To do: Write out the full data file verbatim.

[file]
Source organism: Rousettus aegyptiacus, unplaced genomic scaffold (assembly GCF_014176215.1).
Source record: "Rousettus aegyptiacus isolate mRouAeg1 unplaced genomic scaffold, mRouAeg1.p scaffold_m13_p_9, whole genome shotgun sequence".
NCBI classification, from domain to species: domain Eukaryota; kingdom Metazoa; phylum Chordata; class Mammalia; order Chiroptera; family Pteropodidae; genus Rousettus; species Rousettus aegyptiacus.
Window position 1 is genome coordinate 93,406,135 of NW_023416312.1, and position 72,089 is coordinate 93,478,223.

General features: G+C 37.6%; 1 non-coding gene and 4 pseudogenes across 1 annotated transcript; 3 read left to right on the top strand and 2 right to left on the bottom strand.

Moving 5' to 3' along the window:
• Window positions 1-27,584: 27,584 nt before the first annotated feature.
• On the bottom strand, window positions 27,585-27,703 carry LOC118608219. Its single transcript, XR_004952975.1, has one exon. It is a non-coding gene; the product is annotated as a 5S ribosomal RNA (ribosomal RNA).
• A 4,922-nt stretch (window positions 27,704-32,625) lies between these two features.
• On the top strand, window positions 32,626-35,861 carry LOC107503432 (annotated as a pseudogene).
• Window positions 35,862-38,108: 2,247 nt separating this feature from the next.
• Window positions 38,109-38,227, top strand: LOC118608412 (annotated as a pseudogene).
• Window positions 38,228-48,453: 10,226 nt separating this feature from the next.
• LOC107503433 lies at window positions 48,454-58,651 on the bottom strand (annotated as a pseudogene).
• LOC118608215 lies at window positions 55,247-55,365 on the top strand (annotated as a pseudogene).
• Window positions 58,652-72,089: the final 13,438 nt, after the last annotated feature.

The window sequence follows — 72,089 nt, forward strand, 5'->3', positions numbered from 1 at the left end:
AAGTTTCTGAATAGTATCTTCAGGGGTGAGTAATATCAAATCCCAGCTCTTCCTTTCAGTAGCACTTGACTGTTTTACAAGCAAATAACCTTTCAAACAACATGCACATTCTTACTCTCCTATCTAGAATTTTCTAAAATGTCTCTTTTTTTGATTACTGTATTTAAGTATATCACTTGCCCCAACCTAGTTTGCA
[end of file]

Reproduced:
Source organism: Rousettus aegyptiacus, unplaced genomic scaffold (assembly GCF_014176215.1).
Source record: "Rousettus aegyptiacus isolate mRouAeg1 unplaced genomic scaffold, mRouAeg1.p scaffold_m13_p_9, whole genome shotgun sequence".
NCBI classification, from domain to species: domain Eukaryota; kingdom Metazoa; phylum Chordata; class Mammalia; order Chiroptera; family Pteropodidae; genus Rousettus; species Rousettus aegyptiacus.
Window position 1 is genome coordinate 93,406,135 of NW_023416312.1, and position 72,089 is coordinate 93,478,223.

General features: G+C 37.6%; 1 non-coding gene and 4 pseudogenes across 1 annotated transcript; 3 read left to right on the top strand and 2 right to left on the bottom strand.

Moving 5' to 3' along the window:
• Window positions 1-27,584: 27,584 nt before the first annotated feature.
• On the bottom strand, window positions 27,585-27,703 carry LOC118608219. Its single transcript, XR_004952975.1, has one exon. It is a non-coding gene; the product is annotated as a 5S ribosomal RNA (ribosomal RNA).
• A 4,922-nt stretch (window positions 27,704-32,625) lies between these two features.
• On the top strand, window positions 32,626-35,861 carry LOC107503432 (annotated as a pseudogene).
• Window positions 35,862-38,108: 2,247 nt separating this feature from the next.
• Window positions 38,109-38,227, top strand: LOC118608412 (annotated as a pseudogene).
• Window positions 38,228-48,453: 10,226 nt separating this feature from the next.
• LOC107503433 lies at window positions 48,454-58,651 on the bottom strand (annotated as a pseudogene).
• LOC118608215 lies at window positions 55,247-55,365 on the top strand (annotated as a pseudogene).
• Window positions 58,652-72,089: the final 13,438 nt, after the last annotated feature.

The window sequence follows — 72,089 nt, forward strand, 5'->3', positions numbered from 1 at the left end:
AAGTTTCTGAATAGTATCTTCAGGGGTGAGTAATATCAAATCCCAGCTCTTCCTTTCAGTAGCACTTGACTGTTTTACAAGCAAATAACCTTTCAAACAACATGCACATTCTTACTCTCCTATCTAGAATTTTCTAAAATGTCTCTTTTTTTGATTACTGTATTTAAGTATATCACTTGCCCCAACCTAGTTTGCA